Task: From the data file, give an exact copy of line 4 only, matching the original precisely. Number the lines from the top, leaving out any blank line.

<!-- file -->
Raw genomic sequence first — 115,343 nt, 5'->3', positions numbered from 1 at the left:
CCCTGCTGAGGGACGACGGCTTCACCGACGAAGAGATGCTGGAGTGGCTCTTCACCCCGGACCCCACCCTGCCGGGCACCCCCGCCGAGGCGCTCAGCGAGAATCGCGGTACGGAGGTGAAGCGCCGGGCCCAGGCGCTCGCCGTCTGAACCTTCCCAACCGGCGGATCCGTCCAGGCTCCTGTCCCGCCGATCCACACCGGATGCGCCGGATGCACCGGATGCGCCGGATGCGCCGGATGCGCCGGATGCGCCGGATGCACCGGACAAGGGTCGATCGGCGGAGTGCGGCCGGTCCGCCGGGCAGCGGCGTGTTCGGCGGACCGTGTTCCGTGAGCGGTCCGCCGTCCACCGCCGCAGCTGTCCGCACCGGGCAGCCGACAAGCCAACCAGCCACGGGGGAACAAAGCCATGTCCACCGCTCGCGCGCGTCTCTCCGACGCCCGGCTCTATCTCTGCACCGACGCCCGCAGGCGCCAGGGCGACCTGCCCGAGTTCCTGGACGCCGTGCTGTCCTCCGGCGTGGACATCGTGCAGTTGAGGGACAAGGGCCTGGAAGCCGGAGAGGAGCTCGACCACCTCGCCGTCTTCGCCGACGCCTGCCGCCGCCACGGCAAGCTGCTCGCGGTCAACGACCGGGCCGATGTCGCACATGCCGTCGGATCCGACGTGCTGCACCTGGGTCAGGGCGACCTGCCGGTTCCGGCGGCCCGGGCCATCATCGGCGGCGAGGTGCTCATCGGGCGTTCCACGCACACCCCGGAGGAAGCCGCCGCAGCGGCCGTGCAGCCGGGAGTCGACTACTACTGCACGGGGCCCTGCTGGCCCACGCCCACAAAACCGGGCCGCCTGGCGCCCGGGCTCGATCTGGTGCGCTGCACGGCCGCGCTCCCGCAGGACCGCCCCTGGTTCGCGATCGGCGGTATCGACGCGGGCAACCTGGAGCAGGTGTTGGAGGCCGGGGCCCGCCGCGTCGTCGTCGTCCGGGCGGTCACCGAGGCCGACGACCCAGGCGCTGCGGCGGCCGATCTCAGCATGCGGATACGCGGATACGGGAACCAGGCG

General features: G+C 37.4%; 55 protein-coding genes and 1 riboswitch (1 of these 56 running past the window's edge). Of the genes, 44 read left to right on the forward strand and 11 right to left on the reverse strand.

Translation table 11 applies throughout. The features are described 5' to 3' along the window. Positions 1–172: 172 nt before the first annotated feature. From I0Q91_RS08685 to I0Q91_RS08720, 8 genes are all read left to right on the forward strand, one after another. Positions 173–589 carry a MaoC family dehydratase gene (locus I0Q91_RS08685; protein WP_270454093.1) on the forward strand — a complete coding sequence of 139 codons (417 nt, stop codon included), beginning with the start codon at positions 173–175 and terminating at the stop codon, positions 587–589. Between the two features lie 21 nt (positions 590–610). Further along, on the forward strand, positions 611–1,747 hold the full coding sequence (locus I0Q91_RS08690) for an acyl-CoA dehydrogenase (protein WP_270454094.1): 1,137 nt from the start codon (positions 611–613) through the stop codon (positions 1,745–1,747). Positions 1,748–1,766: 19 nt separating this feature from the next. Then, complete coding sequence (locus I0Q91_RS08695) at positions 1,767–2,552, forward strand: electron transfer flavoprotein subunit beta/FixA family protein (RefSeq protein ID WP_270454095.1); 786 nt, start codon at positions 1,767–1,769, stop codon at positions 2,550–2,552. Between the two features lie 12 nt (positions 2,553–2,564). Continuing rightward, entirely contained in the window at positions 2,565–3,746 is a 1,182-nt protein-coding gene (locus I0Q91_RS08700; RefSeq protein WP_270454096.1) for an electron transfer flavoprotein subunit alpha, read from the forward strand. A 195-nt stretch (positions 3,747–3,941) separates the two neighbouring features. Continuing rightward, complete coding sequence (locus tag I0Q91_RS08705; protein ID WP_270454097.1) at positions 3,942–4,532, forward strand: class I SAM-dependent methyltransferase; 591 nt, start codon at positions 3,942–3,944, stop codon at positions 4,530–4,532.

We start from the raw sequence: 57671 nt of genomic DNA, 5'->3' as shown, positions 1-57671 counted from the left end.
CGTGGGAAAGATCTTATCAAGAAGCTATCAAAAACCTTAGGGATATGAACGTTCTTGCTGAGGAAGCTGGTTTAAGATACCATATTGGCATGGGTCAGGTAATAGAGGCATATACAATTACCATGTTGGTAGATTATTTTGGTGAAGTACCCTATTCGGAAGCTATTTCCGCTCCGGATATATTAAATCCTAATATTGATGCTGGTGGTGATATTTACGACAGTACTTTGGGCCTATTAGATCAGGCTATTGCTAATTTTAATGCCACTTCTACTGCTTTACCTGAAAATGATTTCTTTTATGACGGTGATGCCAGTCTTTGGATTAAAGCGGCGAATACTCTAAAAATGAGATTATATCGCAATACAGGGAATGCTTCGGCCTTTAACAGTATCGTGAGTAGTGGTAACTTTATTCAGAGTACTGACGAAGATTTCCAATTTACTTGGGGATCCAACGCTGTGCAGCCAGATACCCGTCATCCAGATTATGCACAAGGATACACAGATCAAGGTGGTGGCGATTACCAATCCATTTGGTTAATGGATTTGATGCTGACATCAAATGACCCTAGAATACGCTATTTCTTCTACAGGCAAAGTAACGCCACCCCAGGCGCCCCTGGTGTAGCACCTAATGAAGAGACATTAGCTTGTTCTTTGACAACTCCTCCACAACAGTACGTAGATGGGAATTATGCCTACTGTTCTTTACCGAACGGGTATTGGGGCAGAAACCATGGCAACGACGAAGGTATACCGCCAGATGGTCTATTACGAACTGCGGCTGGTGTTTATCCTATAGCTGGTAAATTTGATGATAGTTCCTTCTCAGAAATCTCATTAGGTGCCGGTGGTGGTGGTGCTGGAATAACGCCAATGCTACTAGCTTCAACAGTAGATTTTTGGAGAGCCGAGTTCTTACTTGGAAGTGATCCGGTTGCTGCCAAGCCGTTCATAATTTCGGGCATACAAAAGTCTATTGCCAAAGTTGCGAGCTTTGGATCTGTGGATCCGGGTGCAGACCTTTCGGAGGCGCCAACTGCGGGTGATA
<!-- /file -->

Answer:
Translation table 11 applies throughout. The features are described 5' to 3' along the window. Positions 1–172: 172 nt before the first annotated feature. From I0Q91_RS08685 to I0Q91_RS08720, 8 genes are all read left to right on the forward strand, one after another. Positions 173–589 carry a MaoC family dehydratase gene (locus I0Q91_RS08685; protein WP_270454093.1) on the forward strand — a complete coding sequence of 139 codons (417 nt, stop codon included), beginning with the start codon at positions 173–175 and terminating at the stop codon, positions 587–589. Between the two features lie 21 nt (positions 590–610). Further along, on the forward strand, positions 611–1,747 hold the full coding sequence (locus I0Q91_RS08690) for an acyl-CoA dehydrogenase (protein WP_270454094.1): 1,137 nt from the start codon (positions 611–613) through the stop codon (positions 1,745–1,747). Positions 1,748–1,766: 19 nt separating this feature from the next. Then, complete coding sequence (locus I0Q91_RS08695) at positions 1,767–2,552, forward strand: electron transfer flavoprotein subunit beta/FixA family protein (RefSeq protein ID WP_270454095.1); 786 nt, start codon at positions 1,767–1,769, stop codon at positions 2,550–2,552. Between the two features lie 12 nt (positions 2,553–2,564). Continuing rightward, entirely contained in the window at positions 2,565–3,746 is a 1,182-nt protein-coding gene (locus I0Q91_RS08700; RefSeq protein WP_270454096.1) for an electron transfer flavoprotein subunit alpha, read from the forward strand. A 195-nt stretch (positions 3,747–3,941) separates the two neighbouring features. Continuing rightward, complete coding sequence (locus tag I0Q91_RS08705; protein ID WP_270454097.1) at positions 3,942–4,532, forward strand: class I SAM-dependent methyltransferase; 591 nt, start codon at positions 3,942–3,944, stop codon at positions 4,530–4,532.